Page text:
Windows 10 & Windows 11 Users, Is Your PC At Risk Without The Latest Security Updates From Microsoft?

by | Mar 21, 2022

On March 8th, Microsoft released a big security update (Microsoft’s March 2022 Patch Tuesday Addresses 71 CVEs that has addressed at least 71 “Zero Day” vulnerabilities that may allow malicious attackers or hackers to remotely control your computer.

Windows 10 and 11 software packages that might bring more threats to the computers running Windows operating systems vulnerable to be hacked. Microsoft claims to have fixed 71 security flaws and vulnerabilities however those are only the ones it is aware of. Remote access is the most significant and worrying issue.

If a hacker target the computer that doesn’t have the latest security patches released by Microsoft, they can access it from anywhere, view the data on the target computer, and install software like key loggers that allow them to see every word what is being typed by the user on the target computer.

Spoofing, elevation of privileges or permissions, and denial of service are some of the great examples of these vulnerabilities that every computer users wanted to stay away from. Zero-day vulnerabilities indicate that the threat is current, and that hackers might exploit the flaws at any time.

This month’s update includes patches for the most of the Microsoft’s developed products listed below:
  • .NET and Visual Studio
  • Azure Site Recovery
  • Microsoft Defender for Endpoint
  • Microsoft Defender for IoT
  • Microsoft Edge (Chromium-based)
  • Microsoft Exchange Server Microsoft Intune
  • Microsoft Office Visio
  • Microsoft Office Word
  • Microsoft Windows ALPC
  • Microsoft Windows Codecs Library
  • Paint 3D
  • Role: Windows Hyper-V
  • Skype Extension for Chrome
  • Tablet Windows User Interface
  • Visual Studio Code
  • Windows Ancillary Function Driver for WinSock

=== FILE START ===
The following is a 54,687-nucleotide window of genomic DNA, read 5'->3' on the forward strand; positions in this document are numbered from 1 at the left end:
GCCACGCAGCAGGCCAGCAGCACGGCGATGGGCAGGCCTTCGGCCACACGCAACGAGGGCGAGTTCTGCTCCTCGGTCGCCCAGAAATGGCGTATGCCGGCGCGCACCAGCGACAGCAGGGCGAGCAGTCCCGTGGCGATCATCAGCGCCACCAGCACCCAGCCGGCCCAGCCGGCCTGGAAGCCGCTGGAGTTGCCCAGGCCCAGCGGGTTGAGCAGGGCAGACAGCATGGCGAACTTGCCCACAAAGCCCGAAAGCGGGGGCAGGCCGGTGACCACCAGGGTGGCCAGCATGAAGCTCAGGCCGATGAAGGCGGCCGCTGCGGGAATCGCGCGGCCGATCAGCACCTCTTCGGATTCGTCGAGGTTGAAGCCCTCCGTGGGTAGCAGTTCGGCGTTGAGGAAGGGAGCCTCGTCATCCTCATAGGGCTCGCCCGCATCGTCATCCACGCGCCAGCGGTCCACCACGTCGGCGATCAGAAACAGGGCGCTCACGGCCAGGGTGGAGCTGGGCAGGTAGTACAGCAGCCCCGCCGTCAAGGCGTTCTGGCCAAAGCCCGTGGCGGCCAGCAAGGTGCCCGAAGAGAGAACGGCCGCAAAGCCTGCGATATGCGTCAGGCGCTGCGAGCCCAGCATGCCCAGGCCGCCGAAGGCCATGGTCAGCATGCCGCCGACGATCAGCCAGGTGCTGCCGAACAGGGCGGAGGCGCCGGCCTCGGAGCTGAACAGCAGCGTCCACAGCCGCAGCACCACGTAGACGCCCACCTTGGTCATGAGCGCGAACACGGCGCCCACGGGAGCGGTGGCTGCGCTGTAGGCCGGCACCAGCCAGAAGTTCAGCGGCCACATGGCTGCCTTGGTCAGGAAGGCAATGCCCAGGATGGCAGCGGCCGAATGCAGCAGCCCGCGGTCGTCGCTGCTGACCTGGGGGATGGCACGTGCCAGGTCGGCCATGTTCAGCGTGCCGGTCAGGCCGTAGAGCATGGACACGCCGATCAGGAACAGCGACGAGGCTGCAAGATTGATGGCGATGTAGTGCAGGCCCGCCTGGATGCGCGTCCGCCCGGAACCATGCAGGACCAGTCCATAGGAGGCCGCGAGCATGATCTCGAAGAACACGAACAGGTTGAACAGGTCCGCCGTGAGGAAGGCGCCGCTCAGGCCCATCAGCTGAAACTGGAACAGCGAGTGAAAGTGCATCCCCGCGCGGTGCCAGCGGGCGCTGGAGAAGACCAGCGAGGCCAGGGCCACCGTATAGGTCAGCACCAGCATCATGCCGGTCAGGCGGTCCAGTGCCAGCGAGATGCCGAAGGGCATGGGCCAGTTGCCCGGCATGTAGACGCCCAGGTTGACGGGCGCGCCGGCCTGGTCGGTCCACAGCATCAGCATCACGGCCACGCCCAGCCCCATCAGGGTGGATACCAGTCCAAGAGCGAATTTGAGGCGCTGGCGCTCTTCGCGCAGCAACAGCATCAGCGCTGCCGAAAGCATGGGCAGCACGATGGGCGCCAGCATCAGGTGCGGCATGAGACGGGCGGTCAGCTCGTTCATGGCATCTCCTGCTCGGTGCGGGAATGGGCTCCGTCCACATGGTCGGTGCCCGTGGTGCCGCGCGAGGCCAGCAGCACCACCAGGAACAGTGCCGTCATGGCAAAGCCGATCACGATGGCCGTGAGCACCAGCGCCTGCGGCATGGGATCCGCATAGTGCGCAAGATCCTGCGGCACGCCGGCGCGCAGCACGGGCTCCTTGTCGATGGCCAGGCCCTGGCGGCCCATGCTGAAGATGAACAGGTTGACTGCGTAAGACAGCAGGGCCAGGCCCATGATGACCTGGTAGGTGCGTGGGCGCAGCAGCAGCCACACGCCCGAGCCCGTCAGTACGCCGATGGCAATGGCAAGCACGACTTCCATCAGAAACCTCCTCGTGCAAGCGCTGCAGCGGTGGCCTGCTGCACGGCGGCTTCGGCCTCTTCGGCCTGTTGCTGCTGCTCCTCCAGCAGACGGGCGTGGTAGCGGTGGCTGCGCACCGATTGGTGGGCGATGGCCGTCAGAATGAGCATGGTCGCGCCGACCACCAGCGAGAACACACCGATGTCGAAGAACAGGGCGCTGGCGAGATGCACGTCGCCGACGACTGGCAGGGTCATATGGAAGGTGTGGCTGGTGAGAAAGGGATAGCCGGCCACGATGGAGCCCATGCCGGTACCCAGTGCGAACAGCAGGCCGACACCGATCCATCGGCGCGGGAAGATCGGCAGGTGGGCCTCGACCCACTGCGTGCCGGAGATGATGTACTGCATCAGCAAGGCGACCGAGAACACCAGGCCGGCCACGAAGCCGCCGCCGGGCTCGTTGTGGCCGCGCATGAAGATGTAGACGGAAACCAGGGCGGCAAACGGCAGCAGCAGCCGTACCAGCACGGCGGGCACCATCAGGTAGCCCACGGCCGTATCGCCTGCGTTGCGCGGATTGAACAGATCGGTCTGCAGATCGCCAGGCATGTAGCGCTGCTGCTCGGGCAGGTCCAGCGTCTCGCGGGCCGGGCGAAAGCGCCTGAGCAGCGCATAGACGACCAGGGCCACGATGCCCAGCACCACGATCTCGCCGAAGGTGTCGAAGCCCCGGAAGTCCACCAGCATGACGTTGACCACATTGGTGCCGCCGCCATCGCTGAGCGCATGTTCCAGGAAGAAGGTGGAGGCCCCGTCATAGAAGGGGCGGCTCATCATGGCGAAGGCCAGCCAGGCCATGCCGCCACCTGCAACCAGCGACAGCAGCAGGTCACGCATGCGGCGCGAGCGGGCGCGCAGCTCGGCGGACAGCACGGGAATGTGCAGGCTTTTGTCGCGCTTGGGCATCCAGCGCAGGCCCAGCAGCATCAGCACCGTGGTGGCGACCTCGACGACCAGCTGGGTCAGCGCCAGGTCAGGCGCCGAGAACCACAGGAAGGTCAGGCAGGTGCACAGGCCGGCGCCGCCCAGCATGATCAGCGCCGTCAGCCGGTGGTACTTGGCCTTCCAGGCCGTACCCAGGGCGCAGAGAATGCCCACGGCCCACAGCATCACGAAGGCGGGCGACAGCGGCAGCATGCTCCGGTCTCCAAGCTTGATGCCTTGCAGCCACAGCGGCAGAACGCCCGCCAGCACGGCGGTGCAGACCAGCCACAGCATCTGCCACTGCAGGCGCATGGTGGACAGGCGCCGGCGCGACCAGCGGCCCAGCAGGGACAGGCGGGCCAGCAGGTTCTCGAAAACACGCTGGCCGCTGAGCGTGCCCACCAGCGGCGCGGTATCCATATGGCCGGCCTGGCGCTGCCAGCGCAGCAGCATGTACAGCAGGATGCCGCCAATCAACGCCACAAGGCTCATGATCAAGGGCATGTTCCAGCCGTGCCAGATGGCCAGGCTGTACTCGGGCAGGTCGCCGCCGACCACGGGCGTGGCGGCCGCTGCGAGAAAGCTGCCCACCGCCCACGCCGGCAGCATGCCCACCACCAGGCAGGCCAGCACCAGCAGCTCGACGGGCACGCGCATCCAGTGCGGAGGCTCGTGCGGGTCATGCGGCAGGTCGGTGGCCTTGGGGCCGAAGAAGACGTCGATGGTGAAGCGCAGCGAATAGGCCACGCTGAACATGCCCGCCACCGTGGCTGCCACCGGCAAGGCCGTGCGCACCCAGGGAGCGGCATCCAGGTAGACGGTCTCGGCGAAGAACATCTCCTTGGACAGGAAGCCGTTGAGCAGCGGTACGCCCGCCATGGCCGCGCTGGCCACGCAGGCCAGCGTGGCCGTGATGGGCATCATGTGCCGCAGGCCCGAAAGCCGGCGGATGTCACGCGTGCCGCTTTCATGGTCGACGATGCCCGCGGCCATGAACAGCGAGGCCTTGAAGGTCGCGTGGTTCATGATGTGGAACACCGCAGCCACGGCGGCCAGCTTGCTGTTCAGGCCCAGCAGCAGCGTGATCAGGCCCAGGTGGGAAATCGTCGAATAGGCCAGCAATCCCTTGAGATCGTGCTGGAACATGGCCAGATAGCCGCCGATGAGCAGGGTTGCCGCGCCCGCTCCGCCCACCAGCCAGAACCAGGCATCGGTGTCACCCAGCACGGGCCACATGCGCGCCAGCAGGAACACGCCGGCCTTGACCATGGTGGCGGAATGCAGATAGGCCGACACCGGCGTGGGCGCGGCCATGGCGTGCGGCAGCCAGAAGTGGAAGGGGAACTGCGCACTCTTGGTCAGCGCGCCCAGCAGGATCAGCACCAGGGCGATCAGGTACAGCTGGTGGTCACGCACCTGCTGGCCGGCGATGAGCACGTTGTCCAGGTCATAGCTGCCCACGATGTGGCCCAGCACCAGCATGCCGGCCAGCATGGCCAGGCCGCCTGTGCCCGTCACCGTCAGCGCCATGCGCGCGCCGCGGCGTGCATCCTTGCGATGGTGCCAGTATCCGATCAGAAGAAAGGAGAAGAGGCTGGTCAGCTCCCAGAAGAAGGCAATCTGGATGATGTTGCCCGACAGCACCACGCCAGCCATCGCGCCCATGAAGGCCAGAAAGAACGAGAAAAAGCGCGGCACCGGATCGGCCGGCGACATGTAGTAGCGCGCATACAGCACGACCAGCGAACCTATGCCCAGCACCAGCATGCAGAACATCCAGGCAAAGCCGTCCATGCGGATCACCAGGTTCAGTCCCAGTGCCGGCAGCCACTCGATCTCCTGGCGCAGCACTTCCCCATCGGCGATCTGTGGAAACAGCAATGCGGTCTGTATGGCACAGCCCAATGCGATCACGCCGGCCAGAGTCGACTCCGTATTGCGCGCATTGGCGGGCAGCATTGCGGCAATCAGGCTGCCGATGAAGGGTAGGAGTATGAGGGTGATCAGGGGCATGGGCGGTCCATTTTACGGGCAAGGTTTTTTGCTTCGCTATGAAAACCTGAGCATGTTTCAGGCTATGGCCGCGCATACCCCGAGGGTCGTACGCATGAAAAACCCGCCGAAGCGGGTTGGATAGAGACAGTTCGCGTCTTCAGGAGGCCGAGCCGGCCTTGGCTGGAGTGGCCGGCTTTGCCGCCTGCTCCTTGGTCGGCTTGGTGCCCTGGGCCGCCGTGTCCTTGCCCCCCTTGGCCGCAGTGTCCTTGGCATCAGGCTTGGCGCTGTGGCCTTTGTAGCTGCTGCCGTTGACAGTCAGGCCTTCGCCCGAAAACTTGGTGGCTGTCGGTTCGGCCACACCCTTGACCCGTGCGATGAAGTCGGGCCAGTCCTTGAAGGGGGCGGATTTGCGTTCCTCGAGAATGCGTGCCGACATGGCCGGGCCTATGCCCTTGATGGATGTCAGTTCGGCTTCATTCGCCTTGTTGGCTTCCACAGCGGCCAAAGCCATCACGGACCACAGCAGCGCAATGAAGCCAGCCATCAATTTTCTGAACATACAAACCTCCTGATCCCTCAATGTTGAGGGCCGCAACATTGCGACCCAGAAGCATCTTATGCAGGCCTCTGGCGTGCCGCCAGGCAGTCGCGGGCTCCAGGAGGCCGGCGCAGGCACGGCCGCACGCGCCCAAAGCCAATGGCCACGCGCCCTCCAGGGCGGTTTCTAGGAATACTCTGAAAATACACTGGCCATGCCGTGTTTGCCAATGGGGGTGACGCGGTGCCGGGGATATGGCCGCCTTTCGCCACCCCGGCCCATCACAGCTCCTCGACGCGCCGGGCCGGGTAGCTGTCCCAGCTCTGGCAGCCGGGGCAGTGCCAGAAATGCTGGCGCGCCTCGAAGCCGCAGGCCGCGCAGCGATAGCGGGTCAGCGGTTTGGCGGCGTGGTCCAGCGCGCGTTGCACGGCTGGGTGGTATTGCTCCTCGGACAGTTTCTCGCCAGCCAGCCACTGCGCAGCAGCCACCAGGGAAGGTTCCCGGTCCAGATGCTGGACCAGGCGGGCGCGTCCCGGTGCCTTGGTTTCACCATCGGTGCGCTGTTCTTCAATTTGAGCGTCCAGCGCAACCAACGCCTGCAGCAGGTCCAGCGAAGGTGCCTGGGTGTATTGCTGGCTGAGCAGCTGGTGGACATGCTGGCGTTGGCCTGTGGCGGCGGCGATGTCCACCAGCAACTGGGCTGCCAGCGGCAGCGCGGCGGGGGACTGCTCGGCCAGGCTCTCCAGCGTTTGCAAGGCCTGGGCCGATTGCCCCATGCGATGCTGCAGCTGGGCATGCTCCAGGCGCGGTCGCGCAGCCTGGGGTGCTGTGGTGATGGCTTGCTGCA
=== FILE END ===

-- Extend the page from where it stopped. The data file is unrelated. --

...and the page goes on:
• Windows CD-ROM Driver
  • Windows Cloud Files Mini Filter Driver
  • Windows COM
  • Windows Common Log File System Driver
  • Windows DWM Core Library
  • Windows Event Tracing
  • Windows Fastfat Driver
  • Windows Fax and Scan Service
  • Windows HTML Platform
  • Windows Installer
  • Windows Kernel
  • Windows Media
  • Windows PDEV
  • Windows Point-to-Point Tunneling Protocol
  • Windows Print Spooler Components
  • Windows Remote Desktop
  • Windows Security Support Provider Interface
  • Windows SMB Server
  • Windows Update Stack
  • XBox

According to Microsoft’s update information site, the vulnerability requires no major rights or privileges and the attack’s complexity is low, implying that even inexperienced hackers may exploit the flaws to remotely access targeted computers. It is vital to keep a Windows PC up to date.

To check whether yours needs to be updated, go to the lower left corner of the screen and click on the Windows Start button. Select “Windows Update” from the Update and Security menu. Alternatively, simply press the power button and restart. If an update is available, it will automatically install when the machine restarts. Microsoft’s updates always has both positive and negative aspects.

This update is good because there’s a patch, but it’s also terrible since hackers now know about it, if they didn’t aware of these vulnerabilities in Windows operating systems earlier. They can now try to use the vulnerability to exploit computers.

If you haven’t restarted your computer in a while, it’s a good idea to do so once a week or so to ensure that any updates are installed automatically.